Astronomers using NASA’s Hubble Space Telescope have come across the farthest supernova of its type found thus far – a type Ia supernova which exploded some 10 billion years ago. The discovery isn’t just about setting milestones, however. Supernovae act as beacons that help astronomers measure the expansion of the Universe, and this latest finding will help deepen our understanding, especially concerning dark energy.
Dubbed UDS10Wil and nicknamed SN Wilson after the former American President Woodrow Wilson, it took 10 billion years for the light of this violent star explosion to reach Earth.
“This new distance record holder opens a window into the early universe, offering important new insights into how these stars explode,” said David O. Jones of Johns Hopkins University in Baltimore, Md., an astronomer and lead author on the paper detailing the discovery. “We can test theories about how reliable these detonations are for understanding the evolution of the universe and its expansion.”
Because of the Universe’s expansion, the distance light needed to reach Earth from the dawn of the supernova doesn’t equal the actual distance SN Wilson is located at this time with respect to our planet. This is why despite SN Wilson is just four percent more distant than the previous oldest supernova, it’s still 350 million years older than any star explosion.
The find was made part of ongoing project of the Hubble team, which first began in 2010, tasked with finding faraway Type Ia supernovae and determining whether they have changed during the 13.8 billion years since the explosive birth of the universe. Since then, the team has uncovered more than 100 supernovae of all types and distances, looking back in time from 2.4 billion years to more than 10 billion years. This wouldn’t had been possible were it not for the extremely sharp Wide Field Camera 3 instrument aboard Hubble, which peers in near-infrared light for signs of supernovae and verifies their distance with spectroscopy.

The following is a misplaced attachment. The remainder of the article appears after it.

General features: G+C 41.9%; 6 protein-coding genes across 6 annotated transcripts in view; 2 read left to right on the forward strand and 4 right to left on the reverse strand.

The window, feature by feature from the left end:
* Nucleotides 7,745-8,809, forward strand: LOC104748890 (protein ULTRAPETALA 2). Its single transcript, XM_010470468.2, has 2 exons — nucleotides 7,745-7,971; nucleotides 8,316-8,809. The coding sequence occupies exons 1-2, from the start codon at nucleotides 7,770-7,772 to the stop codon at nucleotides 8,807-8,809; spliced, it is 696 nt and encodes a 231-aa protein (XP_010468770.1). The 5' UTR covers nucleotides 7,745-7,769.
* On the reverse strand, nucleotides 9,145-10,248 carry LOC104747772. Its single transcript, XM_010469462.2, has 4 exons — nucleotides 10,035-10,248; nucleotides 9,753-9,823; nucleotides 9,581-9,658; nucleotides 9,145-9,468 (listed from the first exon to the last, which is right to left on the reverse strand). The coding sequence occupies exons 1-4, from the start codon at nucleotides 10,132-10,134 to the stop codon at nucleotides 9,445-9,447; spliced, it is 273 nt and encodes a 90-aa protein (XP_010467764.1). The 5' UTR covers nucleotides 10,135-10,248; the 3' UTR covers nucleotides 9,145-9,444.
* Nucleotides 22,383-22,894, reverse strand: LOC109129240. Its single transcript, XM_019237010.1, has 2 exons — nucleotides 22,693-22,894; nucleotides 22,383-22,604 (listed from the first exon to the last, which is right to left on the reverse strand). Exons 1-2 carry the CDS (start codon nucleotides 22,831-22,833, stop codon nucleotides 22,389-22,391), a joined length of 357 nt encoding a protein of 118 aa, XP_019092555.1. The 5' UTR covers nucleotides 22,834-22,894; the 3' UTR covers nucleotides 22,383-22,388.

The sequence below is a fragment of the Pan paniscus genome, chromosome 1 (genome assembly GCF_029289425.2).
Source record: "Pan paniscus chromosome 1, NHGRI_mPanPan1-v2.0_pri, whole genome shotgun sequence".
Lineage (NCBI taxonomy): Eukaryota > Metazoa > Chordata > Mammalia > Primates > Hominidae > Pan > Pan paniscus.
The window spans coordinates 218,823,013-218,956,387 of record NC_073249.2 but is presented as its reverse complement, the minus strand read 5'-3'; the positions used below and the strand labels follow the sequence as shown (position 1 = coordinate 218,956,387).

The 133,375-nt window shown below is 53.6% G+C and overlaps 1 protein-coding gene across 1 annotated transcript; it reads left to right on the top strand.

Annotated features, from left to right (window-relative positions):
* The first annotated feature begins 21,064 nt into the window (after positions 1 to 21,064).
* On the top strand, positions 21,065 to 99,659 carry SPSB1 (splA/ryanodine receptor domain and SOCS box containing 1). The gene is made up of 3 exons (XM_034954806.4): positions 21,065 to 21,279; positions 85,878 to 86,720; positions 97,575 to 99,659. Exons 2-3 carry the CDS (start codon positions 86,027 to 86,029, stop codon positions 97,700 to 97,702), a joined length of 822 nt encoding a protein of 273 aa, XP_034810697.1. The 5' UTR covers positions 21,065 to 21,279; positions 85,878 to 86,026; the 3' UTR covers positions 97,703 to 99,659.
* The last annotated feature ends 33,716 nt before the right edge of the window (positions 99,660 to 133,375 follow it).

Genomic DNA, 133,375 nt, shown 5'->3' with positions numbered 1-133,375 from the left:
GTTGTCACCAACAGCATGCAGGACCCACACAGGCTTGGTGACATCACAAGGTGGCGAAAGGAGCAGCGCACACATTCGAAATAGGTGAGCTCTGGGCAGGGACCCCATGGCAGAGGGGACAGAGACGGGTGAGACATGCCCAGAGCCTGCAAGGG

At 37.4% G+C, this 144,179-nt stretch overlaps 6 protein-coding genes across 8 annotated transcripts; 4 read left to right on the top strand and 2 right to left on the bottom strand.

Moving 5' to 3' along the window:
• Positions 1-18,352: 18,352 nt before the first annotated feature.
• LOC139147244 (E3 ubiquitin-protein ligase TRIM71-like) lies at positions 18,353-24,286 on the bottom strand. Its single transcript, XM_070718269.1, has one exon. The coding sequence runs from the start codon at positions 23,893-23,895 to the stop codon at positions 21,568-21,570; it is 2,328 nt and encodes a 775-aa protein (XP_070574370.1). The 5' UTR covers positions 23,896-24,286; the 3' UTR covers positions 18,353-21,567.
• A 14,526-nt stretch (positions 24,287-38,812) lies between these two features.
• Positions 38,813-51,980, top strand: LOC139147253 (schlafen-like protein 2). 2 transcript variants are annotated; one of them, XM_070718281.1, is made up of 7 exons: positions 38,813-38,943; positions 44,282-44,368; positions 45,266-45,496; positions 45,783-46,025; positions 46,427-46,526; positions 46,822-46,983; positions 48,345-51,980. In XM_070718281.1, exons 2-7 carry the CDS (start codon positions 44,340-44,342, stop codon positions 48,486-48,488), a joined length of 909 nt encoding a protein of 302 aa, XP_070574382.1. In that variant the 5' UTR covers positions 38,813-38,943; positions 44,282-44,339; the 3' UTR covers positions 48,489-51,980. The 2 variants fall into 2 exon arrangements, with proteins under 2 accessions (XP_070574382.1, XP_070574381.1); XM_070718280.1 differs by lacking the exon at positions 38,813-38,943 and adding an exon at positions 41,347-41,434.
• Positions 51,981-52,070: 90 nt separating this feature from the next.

A distant yardstick
Because they’re some of the brightest spots in the Universe, supernovae provide accurate and reliable reference points for measuring the expansion of the Universe and better our understanding of dark energy – the driving force that pushes the Universe to expand. Type Ia supernovae are especially useful since they’re the most brightest.
“The Type Ia supernovae give us the most precise yardstick ever built, but we’re not quite sure if it always measures exactly a yard,” said team member Steve Rodney of Johns Hopkins University. “The more we understand these supernovae, the more precise our cosmic yardstick will become.”
Moreover, the discovery of ever distant Type Ia supernovae helps unravel how they form. Currently, scientists are divided in opinions between two formation models. In one model the explosion is caused by a merger between two white dwarfs. In another model, a white dwarf gradually feeds off its partner, a normal star, and explodes when it accretes too much mass. An abrupt decline in Type Ia supernova blasts between 7.5 billion years ago and 10 billion years ago hints in favor of the two white dwarf merger model, because it predicts that most stars in the early universe are too young to become Type Ia supernovae.
“If supernovae were popcorn, the question is how long before they start popping?” Riess said. “You may have different theories about what is going on in the kernel. If you see when the first kernels popped and how often they popped, it tells you something important about the process of popping corn.”
Findings were reported in the journal The Astrophysical Journal.
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